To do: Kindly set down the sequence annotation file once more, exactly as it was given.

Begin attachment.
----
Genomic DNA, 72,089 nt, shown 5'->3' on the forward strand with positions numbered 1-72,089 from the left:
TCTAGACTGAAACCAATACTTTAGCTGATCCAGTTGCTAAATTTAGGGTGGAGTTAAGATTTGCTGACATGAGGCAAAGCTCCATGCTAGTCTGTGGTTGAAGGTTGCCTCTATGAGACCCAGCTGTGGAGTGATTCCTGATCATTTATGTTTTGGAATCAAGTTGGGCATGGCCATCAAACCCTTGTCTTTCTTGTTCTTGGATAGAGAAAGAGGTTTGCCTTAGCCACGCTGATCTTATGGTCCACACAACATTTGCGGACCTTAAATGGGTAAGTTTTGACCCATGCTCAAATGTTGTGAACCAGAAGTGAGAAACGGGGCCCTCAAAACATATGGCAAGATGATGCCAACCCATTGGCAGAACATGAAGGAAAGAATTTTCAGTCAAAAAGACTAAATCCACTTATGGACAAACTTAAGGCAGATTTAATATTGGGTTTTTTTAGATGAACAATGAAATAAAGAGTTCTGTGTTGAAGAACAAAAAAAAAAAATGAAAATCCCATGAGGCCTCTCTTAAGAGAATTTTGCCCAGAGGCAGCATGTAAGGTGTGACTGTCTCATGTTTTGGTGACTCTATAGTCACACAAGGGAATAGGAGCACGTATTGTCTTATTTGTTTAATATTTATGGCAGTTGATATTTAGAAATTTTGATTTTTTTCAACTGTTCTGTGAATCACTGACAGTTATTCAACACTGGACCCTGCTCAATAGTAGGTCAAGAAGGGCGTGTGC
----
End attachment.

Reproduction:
Genomic DNA, 72,089 nt, shown 5'->3' on the forward strand with positions numbered 1-72,089 from the left:
TCTAGACTGAAACCAATACTTTAGCTGATCCAGTTGCTAAATTTAGGGTGGAGTTAAGATTTGCTGACATGAGGCAAAGCTCCATGCTAGTCTGTGGTTGAAGGTTGCCTCTATGAGACCCAGCTGTGGAGTGATTCCTGATCATTTATGTTTTGGAATCAAGTTGGGCATGGCCATCAAACCCTTGTCTTTCTTGTTCTTGGATAGAGAAAGAGGTTTGCCTTAGCCACGCTGATCTTATGGTCCACACAACATTTGCGGACCTTAAATGGGTAAGTTTTGACCCATGCTCAAATGTTGTGAACCAGAAGTGAGAAACGGGGCCCTCAAAACATATGGCAAGATGATGCCAACCCATTGGCAGAACATGAAGGAAAGAATTTTCAGTCAAAAAGACTAAATCCACTTATGGACAAACTTAAGGCAGATTTAATATTGGGTTTTTTTAGATGAACAATGAAATAAAGAGTTCTGTGTTGAAGAACAAAAAAAAAAAATGAAAATCCCATGAGGCCTCTCTTAAGAGAATTTTGCCCAGAGGCAGCATGTAAGGTGTGACTGTCTCATGTTTTGGTGACTCTATAGTCACACAAGGGAATAGGAGCACGTATTGTCTTATTTGTTTAATATTTATGGCAGTTGATATTTAGAAATTTTGATTTTTTTCAACTGTTCTGTGAATCACTGACAGTTATTCAACACTGGACCCTGCTCAATAGTAGGTCAAGAAGGGCGTGTGC